Coffee, Museums, and More Green Crosses
Okay, weird title, but accurate, I assure you.
By this time of the trip I was jonesing for some actual brewed coffee. At the family home we stuck to instant or this kind of concentrated coffee that you then mix with water (liquid instant, basically). While I got by on it, I normally have freshly ground and brewed stuff in the mornings at home. I told Adri we should go to breakfast on our last day in La Paz before we took our little mini-vacation to the Amazon. I suggested we find a café to get a nice, big breakfast, which is one of our "things" back home. (Shout out to Mother Hubbard's, best breakfast food in Tucson.) So, I looked at all the coffee shops around our place in La Paz, but Adri said everything I was finding sold the same thing we'd been drinking: instant.
So, I kept scouring the map and finally found a coffee shop that offered not only brewed coffee but even English newspapers and the like. Enter Roaster's Boutique.
So much yum. Look at this gorgeous, silky, Stygian goodness.
And look at this beautiful Eggs Benedict!
Good reader, I kid you not when I say that bacon was genuinely some of the best bacon I've ever had. The staff told us it was from a specific farm in France. Truly, truly astounding. We walked around the area for a bit afterwards, wandering through the malls and little shops.
Eventually, the fam picked us up and we went to lunch. That afternoon we decided we'd take a second shot at hitting up some museums. Lucky for us, the museums in La Paz aren't run by such rank amateurs as the ones in Oruro. They closed early (seriously!) but they let us in, luckily. No cameras allowed inside, sadly, but when we were outside it was permitted. There was some pretty neat stuff. Like this (thing I can't identify):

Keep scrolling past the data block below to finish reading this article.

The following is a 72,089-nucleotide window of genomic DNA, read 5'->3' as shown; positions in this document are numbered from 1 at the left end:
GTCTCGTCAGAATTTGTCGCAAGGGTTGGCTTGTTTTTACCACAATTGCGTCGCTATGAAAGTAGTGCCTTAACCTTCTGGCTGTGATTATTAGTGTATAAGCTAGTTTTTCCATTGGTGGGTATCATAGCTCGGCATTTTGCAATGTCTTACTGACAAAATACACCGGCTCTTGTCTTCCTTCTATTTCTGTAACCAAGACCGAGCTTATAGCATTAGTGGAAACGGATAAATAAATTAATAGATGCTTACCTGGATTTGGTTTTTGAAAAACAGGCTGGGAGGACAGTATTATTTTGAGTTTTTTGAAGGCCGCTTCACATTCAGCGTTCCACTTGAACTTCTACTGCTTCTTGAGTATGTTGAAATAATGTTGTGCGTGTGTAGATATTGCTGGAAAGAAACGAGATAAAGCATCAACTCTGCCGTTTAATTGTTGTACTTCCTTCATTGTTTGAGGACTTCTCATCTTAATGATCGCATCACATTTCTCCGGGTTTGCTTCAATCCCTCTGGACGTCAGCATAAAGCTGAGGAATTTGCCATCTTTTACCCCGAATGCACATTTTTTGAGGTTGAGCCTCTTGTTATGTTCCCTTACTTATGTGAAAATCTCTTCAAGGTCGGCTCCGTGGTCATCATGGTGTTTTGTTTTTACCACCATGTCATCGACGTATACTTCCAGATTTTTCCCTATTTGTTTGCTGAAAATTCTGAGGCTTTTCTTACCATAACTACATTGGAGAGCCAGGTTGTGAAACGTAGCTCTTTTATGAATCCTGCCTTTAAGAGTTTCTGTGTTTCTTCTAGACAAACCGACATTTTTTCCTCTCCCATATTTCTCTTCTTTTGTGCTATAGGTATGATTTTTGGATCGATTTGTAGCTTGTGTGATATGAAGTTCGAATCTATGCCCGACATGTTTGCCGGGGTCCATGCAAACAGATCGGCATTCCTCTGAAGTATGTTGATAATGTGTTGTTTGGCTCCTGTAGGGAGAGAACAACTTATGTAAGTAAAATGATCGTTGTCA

There were examples of traditional Cholla dress (including those cool hats they wear), all sorts of miniature figurines displaying some of the important military battles (like those against Peru), and even mummies. Really wish I could've gotten some pictures of the mummies. They were very photogenic. Real naturals in front of a camera. Never broke their poses.
In one of the museums there was this... I guess you'd call it a wishing well. The idea is to stand on the third step and toss a coin over your shoulder. If it goes into the water your wish will be fulfilled. Guess who's go great aim!
The museum was actually split into a number of buildings, so you had to walk across the street from time to time to get where you wanted to go. Due to its landscape, La Paz has some of the most gorgeous views, even in little alleyways.
We were losing light and it was getting cooooold. We ended a fun and educational day by going through a couple art galleries and little jewelry shops. At that point, I noticed yet another giant green cross like the one from the church in Oruro. The difference this time around? Well, here, see if you can spot it.
If you guessed "it's neon," you win.
We meandered our way down to one of the main squares. Big, beautiful buildings around a block with street markets extending out like spokes on a wheel. It was also, sadly, sprinkling. And so cold.
The next day we were going to a little resort on the Amazon river. The plan: wake up early, head to the airport, short flight to the little airport by the resort, and be drinking Mai Tais in the jungle by lunchtime. But, as we know, the best laid plans...